"In This Our Life" is neither a pleasant nor edifying film: It is, again, one of those Snow-White-and-Rose-Red sister yarns, in which the evil and mischievous sister … deserts her loving fiance and runs off with her good sister's spouse. Then, when she has driven the latter to suicide by her selfish and frivolous ways, she returns home and tries to lure her old flame away from her sister, with whom he has taken up. And finally she reaches rock bottom when she tries to escape a hit-run killing charge by brazenly alleging that the deed was done by a local Negro boy.
This last, as a matter of fact, is the one exceptional component of the film—this brief but frank allusion to racial discrimination. And it is presented in a realistic manner, uncommon to Hollywood, by the definition of the Negro as an educated and comprehending character. Otherwise the story is pretty much of a downhill run, with [the evil sister] going from bad to worse in her selfish pursuit of "happiness" and the good people growing better and more beatified in marked contrast.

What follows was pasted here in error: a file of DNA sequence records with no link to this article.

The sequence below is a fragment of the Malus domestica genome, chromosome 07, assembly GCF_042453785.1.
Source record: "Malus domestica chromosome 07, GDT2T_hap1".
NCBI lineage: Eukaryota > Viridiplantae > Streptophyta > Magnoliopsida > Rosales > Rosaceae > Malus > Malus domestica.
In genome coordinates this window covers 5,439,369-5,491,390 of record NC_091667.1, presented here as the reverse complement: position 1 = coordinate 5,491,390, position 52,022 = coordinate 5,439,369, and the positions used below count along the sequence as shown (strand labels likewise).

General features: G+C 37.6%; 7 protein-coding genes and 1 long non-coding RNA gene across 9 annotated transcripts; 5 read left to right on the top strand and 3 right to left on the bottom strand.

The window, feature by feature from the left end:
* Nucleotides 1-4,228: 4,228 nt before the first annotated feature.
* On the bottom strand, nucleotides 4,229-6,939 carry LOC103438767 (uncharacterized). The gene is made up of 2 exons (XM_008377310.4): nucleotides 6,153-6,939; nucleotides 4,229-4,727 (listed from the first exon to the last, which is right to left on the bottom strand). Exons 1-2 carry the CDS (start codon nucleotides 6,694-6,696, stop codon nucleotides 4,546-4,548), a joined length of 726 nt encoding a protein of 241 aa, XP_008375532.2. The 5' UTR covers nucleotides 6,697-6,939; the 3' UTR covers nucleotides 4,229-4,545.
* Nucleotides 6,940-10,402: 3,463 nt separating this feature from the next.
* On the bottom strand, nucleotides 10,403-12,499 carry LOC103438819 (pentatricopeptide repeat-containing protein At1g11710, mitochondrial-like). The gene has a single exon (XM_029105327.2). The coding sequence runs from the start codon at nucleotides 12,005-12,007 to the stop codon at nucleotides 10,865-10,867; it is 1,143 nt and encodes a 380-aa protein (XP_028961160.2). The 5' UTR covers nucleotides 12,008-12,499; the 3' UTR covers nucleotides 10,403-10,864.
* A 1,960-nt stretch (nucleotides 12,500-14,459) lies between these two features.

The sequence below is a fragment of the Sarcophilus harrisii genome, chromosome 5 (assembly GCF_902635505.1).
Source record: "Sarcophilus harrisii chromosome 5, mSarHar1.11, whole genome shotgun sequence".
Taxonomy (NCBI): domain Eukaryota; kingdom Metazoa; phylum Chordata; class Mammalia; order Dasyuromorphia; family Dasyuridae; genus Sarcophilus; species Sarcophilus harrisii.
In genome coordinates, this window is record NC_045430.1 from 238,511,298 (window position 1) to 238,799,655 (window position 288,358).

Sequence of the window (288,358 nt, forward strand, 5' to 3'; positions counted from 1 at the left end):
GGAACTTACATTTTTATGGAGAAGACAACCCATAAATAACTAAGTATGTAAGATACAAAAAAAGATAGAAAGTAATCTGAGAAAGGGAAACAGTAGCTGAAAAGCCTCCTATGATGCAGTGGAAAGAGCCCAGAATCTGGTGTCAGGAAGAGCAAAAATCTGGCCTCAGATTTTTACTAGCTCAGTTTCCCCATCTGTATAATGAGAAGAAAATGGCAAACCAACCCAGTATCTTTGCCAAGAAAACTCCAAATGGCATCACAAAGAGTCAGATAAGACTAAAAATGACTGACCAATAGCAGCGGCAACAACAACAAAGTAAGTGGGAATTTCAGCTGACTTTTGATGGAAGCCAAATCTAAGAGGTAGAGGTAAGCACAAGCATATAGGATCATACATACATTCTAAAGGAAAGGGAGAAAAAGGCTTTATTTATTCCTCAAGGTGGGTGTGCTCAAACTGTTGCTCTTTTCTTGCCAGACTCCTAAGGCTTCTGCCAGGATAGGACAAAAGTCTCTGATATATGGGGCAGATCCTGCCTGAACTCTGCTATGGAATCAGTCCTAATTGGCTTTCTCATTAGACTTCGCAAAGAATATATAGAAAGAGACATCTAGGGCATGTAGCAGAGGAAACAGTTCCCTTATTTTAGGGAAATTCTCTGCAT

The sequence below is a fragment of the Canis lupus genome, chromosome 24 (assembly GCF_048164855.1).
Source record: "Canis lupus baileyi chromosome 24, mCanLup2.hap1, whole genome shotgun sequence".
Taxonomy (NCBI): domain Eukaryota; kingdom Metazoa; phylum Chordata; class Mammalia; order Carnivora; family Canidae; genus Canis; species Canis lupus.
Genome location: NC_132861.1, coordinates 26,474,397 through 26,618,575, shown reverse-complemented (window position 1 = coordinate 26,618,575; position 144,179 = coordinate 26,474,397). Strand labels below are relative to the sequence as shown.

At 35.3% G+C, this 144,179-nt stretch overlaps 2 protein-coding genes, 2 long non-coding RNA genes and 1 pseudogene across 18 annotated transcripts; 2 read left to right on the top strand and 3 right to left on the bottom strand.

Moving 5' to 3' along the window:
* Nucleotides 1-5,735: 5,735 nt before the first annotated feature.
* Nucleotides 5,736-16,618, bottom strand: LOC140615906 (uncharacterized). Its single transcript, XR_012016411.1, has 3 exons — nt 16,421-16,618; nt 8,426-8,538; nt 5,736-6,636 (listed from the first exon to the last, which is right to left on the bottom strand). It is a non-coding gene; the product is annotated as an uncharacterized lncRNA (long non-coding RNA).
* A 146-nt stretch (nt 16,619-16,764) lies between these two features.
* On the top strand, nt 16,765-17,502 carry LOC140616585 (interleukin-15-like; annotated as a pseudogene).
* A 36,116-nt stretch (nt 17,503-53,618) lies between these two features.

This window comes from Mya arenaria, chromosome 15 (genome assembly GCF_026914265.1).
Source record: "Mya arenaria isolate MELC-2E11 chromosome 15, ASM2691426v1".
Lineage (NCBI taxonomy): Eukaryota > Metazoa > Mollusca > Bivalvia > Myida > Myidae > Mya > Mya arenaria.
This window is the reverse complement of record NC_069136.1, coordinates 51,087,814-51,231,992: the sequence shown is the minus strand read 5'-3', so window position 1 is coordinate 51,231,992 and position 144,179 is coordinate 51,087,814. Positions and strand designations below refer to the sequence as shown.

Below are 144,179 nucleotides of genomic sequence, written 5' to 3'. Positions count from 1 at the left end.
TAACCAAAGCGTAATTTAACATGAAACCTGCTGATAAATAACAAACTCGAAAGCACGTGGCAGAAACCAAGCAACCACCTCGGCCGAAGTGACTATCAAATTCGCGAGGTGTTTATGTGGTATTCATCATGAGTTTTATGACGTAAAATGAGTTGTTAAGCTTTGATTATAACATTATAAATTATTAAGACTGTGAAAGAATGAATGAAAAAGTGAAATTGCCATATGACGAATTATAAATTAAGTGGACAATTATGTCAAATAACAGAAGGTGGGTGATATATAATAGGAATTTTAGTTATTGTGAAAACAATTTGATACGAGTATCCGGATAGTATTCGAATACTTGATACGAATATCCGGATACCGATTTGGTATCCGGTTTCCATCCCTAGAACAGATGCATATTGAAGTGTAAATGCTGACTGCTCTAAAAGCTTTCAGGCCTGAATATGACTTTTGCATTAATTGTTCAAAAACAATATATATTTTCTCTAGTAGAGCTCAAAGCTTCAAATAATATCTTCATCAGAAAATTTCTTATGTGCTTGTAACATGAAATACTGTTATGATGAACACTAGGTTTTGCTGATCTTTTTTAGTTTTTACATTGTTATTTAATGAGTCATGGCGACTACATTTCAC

The effectiveness of such a picture, in which a problem of personality forms the core, depends both upon the central character and upon the establishment of an atmosphere. Director John Huston, unfortunately, has not given this story sufficient distinction—such, for instance, as was given by William Wyler to "The Little Foxes." The telling of it is commonplace, the movement uncomfortably stiff.
Bosley Crowther, "'In This Our Life'," in The New York Times (© 1942 by The New York Times Company; reprinted by permission), May 9, 1942 (and reprinted in The New York Times Film Reviews: 1939–1948, The New York Times Company & Arno Press, 1970, p. 1864).